Say you want a patch of lawn to do fun things on — you know, Frisbee with the dog, tag with the kids, enjoying a cold beverage with your mates — but you think grass can only grow in the sun, and you have shade. Think you’re out of luck? No way. There are a number of grasses that do quite well in low light yards — the trick is choosing one that is right for where you live.
Turf grass sits in one of two categories (cool season and warm season), and there are low-light or shady grasses for both. Here are our 4 best grasses for you low-light people out there — let the Frisbee playing begin!
1. Fine-leaf fescue. This cool season grass offers high quality, low maintenance, and good drought tolerance. The leaf blades are finely textured and grow well even in poor soils, but its traffic tolerance is not the best — so choose this one if the kids are grown and you simply want a shady lawn for sipping wine spritzers. Available in seed or sod, fine-leaf fescue is best kept to a 1.5”- 2.5” height.
2. St. Augustine. One of the most shade tolerant of the warm season grasses, St. Augustine is available in sod or plugs and quickly forms a dense, dark green surface for more vigorous activity. On the flip side, it does tend to be a bit thirstier and susceptible to pests and diseases, but for all the tough beauty it offers, we think it’s a winner. Keep it mowed at 2”-3” for a great appearance.
3. Perennial ryegrass. While perennial ryegrass used to be susceptible to gray leaf spot, newer cultivars have a much-improved resistance to the disease, making it a great cool-season grass choice. It’s available by seed and germinates fairly quickly with excellent traffic tolerance, but does not respond too well to heat or drought. And here’s a plus for this grass — it will grow in full sun to moderate shade, making it ideal for yards with varying sun patterns. Mow at a 1”-2.5” height.
4. Zoysia. Zoysia is a warm-season grass that merits a shout-out on both the sunny and the shady grass lists. Although it does best in full sun, Zoysia has average shade tolerance, and is one of the highest quality/low maintenance grasses to be had. Start it with sod pieces and keep it mowed at a 1”-2.5” height.
Runner-up: Centipedegrass. We call this one a runner-up because although it has decent shade tolerance and can be started by seed or sod, it has a yellowish green color that some folks don’t find too appealing, and it can’t boast great traffic tolerance. But since there’s a grass for everyone, centipedegrass deserves to be in the running — we just won’t mention that it’s commonly referred to as “poor folks’ grass of the South,” because that’s just mean.
10 CommentsLeave a Reply
Thank you for the info. We will plant Zoysia outside our office window.
We are so glad you found our low light grass post useful, let us know how it goes with the Zoysia grass.
My husband and I want to plant some grass in our currently dirt yard, and your article had great tips to help us choose the best grass for our needs. I liked how you said to consider Zoysia, as it has average shade tolerance and is high quality while still being low maintenance. Thanks; we’ll keep this in mind when choosing grass for our yard.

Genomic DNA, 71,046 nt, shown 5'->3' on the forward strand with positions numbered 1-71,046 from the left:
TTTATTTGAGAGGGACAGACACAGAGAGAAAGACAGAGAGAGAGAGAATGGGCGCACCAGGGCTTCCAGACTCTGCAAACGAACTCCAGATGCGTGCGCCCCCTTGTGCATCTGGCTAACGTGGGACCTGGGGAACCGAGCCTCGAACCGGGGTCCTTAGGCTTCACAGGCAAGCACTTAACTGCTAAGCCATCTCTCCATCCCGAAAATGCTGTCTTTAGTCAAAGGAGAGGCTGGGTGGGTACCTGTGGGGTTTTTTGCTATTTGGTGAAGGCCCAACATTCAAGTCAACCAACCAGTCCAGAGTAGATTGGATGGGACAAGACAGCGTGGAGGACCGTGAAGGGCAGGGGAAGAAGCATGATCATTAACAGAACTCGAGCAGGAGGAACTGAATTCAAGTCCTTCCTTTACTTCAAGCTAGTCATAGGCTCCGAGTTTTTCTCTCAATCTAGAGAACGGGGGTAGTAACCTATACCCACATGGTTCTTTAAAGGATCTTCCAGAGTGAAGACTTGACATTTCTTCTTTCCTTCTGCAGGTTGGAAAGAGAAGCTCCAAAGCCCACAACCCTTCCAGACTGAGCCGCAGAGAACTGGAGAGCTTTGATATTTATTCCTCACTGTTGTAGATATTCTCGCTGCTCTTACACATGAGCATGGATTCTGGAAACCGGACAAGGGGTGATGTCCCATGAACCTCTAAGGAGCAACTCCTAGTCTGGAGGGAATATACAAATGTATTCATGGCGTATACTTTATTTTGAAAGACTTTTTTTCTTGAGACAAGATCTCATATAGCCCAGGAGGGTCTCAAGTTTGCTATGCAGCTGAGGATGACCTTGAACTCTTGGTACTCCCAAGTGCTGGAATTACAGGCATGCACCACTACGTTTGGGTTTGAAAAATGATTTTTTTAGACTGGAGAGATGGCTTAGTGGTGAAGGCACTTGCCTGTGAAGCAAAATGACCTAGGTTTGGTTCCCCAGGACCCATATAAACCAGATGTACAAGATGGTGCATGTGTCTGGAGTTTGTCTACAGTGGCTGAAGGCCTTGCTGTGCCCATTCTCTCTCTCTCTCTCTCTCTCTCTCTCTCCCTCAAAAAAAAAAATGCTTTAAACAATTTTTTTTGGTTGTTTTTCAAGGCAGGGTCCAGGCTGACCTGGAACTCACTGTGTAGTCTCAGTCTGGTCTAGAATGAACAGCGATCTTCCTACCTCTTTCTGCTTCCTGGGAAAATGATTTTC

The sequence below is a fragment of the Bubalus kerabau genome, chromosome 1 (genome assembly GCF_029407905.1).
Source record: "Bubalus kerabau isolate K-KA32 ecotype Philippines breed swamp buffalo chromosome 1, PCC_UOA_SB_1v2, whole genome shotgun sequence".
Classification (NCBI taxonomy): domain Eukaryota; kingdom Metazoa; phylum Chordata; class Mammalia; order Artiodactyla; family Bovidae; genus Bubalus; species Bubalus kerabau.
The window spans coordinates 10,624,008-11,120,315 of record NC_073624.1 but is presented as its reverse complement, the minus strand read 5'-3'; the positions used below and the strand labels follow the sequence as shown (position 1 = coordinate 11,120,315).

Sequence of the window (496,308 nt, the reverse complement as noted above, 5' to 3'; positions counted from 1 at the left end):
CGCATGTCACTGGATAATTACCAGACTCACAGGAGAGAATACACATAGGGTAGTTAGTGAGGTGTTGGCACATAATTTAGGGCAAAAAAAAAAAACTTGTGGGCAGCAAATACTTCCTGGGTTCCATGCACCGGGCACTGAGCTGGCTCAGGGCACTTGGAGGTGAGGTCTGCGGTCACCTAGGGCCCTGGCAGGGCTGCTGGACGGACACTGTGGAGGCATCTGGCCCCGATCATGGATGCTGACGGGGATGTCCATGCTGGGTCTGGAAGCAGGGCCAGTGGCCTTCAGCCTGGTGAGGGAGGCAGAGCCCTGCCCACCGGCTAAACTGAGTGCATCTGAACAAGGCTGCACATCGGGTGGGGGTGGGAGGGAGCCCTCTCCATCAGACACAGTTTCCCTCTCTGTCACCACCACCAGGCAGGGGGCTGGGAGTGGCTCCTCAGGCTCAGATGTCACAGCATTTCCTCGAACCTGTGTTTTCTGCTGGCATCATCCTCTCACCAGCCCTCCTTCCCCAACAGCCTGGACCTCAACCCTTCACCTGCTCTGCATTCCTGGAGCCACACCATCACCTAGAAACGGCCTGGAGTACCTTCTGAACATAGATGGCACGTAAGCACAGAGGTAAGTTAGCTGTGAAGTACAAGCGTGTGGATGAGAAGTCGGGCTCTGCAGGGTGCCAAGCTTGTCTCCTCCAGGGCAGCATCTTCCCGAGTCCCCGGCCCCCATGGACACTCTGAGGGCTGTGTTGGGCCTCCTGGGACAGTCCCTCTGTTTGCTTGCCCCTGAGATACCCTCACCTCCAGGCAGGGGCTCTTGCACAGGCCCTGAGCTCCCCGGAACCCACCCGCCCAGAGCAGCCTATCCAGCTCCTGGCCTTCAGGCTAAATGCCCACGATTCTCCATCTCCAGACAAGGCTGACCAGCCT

That’s great Jocelyn! We’re glad you found what you were looking for!
I live in El Paso, TX I have Bermuda grass with big circles of grass patches.
Hi Harry, brown patches in Bermuda grass can be caused by a few things. The best thing to do is to take a sample to the local county extension office for their advice. Bermuda grass needs at least 4 hours of direct sunlight per day, heavily shaded areas can turn brown. It is a warm-season grass that experiences dormancy starting in the fall which is displayed by brown patches that should disappear as things warm up. If they don’t brown patches can be caused by soil compaction, aerating your lawn to reduce compaction can help with this. Pests, like grubs and insects, can cause damage to your lawn. Finally, Bermuda grass brown patch disease could be a cause and would need to be treated with an anti-fungal.
We live in central, coastal Mexico, on the pacific side. We need to find a grass that is low maintenance (doesn’t require a lot of mowing), does well in mostly shade, and can handle high humidity, and a very wet rainy season.
Is that a fine leaf fescue?
Hi Daniel, we recommend looking into Centipedegrass because it is shade tolerant, doesn’t need to be mowed as frequently as other grasses, can handle heavy rainfall, and thrives in warm tropical climates. Fine leaf fescue may not grow as well in your region because it generally prefers drier soil. High humidity can also increase the likelihood of your FLF developing a disease. We recommend talking to a local garden center or expert on what type of grass will grow best in your region and soil conditions. Happy planting!
I really like what you had to say about using your landscape to increase the value of your property and how matching your landscape to your home style can help. Thank you so much!
Thank you for sharing, Brett! We are so glad you enjoyed this article.?